Technology Contracting 101 for Providers
By Sandra Greenblatt, Esq. and Joel Schuessler, Esq.
Technology spending accounts for a large portion of a health care provider’s budget today, especially with the current movement toward electronic health records. In a perfect world, technology increases the quality of care and makes life easier for the provider. However, the real world isn’t perfect and things can, and do, go wrong with technology products and services you purchase and/or license from third parties. Unfortunately, many technology contracts fall short of giving the provider adequate protection and often contain hidden costs, yet are not given to competent counsel to help negotiate. Here are four key areas a provider should be concerned with in any technology contract:
Warranties and Limitations of Liability
Despite elaborate sales presentations, technology vendors typically disclaim most, if not all, warranties and limit their liability to only refunding all or part of the purchase price of the technology. Both results are inadequate to protect the average provider when problems arise. A technology vendor should be required to warranty that its product will perform in accordance with documented standards and for a reasonable period of time. At a minimum, this time period should be long enough for the provider to evaluate the technology “live” in its operations. A better solution is to require a warranty for the useful life of the technology, or as long as there is a support and maintenance agreement in place. A vendor should also not be allowed to limit its liability on default only to the purchase price. If a provider suffers actual damages caused by the technology, the vendor should stand behind its product and services. A reasonable compromise is to require the vendor to at least tender the limits of its insurance coverage, creating minimal additional risk to the vendor while better protecting the provider.
A provider should not pay the full purchase price up front, as is often requested, leaving the vendor with little incentive to complete its responsibilities. The parties should mutually agree in advance upon a time table with milestone targets for implementation of the technology. Payments should be conditioned upon reaching the targets. In addition, testing must be done in order to evaluate whether the performance targets have been met. The provider always should have the final say in whether a test provides a successful outcome.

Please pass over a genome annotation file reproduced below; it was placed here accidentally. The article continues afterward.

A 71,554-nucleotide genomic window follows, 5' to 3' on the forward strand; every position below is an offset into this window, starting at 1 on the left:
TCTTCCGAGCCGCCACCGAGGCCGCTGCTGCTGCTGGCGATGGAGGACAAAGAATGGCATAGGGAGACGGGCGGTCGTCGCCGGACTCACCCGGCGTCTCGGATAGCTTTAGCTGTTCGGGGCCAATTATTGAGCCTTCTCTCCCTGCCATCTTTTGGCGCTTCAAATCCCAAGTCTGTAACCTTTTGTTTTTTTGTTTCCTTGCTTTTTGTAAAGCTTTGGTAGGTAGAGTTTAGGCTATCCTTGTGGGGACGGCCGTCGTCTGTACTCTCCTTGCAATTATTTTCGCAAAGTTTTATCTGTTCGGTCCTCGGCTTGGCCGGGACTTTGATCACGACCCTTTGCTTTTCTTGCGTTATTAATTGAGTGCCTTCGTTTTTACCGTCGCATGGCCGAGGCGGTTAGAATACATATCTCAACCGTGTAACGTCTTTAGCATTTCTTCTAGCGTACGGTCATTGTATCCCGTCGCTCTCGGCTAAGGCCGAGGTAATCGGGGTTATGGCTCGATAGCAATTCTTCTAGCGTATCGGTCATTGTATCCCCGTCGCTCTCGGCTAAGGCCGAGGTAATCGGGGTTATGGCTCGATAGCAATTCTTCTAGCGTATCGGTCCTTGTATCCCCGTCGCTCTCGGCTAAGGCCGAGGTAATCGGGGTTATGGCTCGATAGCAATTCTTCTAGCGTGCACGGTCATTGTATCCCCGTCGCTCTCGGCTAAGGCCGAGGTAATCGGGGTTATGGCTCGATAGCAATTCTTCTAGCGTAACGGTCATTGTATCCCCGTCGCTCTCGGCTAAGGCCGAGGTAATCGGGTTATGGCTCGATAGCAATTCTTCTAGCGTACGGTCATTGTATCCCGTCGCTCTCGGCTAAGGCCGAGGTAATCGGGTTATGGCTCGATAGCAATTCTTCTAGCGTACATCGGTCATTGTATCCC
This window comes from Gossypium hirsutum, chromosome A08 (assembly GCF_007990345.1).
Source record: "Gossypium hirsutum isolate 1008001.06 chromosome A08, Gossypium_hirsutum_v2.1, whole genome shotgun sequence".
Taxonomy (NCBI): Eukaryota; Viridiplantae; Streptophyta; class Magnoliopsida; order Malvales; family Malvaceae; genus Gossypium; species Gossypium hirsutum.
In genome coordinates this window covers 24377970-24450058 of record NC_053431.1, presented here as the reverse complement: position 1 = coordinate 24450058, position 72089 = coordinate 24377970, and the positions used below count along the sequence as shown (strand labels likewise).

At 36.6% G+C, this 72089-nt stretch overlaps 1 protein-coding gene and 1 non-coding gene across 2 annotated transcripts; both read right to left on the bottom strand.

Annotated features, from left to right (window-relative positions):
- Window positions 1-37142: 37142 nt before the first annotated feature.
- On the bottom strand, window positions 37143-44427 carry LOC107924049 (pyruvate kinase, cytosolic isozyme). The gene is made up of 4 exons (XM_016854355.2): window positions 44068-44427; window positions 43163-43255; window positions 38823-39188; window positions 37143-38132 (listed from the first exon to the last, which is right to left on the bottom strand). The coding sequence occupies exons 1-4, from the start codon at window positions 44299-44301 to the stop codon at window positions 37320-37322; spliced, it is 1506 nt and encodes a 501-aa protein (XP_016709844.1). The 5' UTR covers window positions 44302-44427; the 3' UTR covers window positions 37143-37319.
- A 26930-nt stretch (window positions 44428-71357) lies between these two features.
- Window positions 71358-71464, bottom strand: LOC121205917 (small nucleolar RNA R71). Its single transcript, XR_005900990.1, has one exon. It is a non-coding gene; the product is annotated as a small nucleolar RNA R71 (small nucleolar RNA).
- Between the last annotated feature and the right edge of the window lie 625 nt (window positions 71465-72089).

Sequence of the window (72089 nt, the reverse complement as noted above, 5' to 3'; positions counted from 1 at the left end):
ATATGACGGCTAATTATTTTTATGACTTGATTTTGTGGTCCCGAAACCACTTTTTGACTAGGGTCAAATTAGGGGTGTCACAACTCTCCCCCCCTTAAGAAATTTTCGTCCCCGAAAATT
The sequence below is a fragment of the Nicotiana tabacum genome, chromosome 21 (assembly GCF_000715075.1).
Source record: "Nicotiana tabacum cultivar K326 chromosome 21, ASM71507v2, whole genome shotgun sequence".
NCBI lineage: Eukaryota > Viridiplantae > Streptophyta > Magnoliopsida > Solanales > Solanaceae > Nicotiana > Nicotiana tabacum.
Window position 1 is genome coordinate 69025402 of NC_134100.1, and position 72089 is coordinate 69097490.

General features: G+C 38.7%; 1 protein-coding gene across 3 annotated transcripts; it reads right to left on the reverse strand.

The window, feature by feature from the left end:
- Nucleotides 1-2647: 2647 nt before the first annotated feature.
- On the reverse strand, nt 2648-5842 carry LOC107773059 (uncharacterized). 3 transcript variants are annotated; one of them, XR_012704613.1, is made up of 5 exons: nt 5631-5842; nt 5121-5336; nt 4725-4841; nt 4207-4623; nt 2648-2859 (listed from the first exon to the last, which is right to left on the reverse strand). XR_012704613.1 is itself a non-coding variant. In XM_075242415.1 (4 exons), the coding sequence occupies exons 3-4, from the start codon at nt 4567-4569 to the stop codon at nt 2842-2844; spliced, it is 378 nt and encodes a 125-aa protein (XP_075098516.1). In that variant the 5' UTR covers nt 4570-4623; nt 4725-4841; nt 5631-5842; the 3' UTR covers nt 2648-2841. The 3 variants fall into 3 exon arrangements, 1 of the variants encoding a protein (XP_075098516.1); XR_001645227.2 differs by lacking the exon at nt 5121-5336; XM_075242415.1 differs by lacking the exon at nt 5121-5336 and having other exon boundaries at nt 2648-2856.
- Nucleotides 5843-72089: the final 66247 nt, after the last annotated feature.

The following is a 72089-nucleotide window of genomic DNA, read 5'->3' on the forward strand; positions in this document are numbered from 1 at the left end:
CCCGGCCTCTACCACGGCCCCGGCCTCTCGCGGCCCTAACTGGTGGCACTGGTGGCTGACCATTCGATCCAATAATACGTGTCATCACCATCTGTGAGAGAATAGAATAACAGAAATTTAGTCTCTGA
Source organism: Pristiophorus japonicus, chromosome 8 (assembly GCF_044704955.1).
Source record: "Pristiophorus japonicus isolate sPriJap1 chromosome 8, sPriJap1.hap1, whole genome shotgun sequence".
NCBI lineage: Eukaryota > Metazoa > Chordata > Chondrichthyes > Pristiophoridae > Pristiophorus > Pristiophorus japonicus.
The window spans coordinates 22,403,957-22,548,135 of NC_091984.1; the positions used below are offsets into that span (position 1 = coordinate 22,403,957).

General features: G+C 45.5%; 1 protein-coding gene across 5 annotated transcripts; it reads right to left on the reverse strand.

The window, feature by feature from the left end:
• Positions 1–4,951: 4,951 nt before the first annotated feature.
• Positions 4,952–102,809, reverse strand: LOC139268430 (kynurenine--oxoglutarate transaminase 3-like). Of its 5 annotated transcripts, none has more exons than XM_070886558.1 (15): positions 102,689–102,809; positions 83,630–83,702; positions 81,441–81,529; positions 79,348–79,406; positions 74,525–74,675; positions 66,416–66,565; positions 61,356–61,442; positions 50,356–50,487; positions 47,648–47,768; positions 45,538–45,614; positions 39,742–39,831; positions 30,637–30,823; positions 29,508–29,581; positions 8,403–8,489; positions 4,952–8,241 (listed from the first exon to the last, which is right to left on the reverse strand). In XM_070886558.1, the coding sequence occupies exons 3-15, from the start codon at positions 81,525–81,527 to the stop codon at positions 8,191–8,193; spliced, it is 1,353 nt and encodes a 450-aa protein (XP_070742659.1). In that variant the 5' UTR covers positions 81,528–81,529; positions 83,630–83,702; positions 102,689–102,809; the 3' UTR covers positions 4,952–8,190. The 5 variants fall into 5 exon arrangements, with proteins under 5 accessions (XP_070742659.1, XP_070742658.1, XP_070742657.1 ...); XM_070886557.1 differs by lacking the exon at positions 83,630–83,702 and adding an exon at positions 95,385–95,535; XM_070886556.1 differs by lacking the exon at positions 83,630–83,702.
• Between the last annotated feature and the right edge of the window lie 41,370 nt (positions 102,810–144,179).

Support and Maintenance
A technology purchase is only as good as the support and maintenance that goes along with it. The vendor should be willing to provide support for at least the useful lifetime of the technology. Several questions should be answered in a support agreement. Will the vendor perform on-site or off-site support and maintenance? Will the provider pay a monthly fee plus an hourly charge or is there only an hourly charge? Does the hourly charge differ depending on when or what level of support is needed? Do the charges increase over the term of the support agreement? What is the vendor agreeing to support? Will changes made to the technology by the provider automatically terminate the vendor?s support obligations?
Confidentiality of patient information is a critical issue. HIPAA has a variety of privacy rules providers must follow. In addition, Florida has recently passed legislation that requires entities that conduct business in the state and maintain computerized data that contains personal information to provide notice to any state resident if there is a breach of the security of the system. The contract should specify if the vendor will have access to any of the confidential information of the provider’s patients. If the vendor will have such access, either the contract or a HIPAA Business Associate Agreement must require the vendor to maintain the patients’ confidentiality. The technology contract should also protect the confidentiality of provider trade secrets.
For a more in depth discussion of these and related technology contracting issues, please see our article in The Florida Bar Health Law Section’s Health Care Handbook, available in 2007, or call us to consult on your specific legal issues.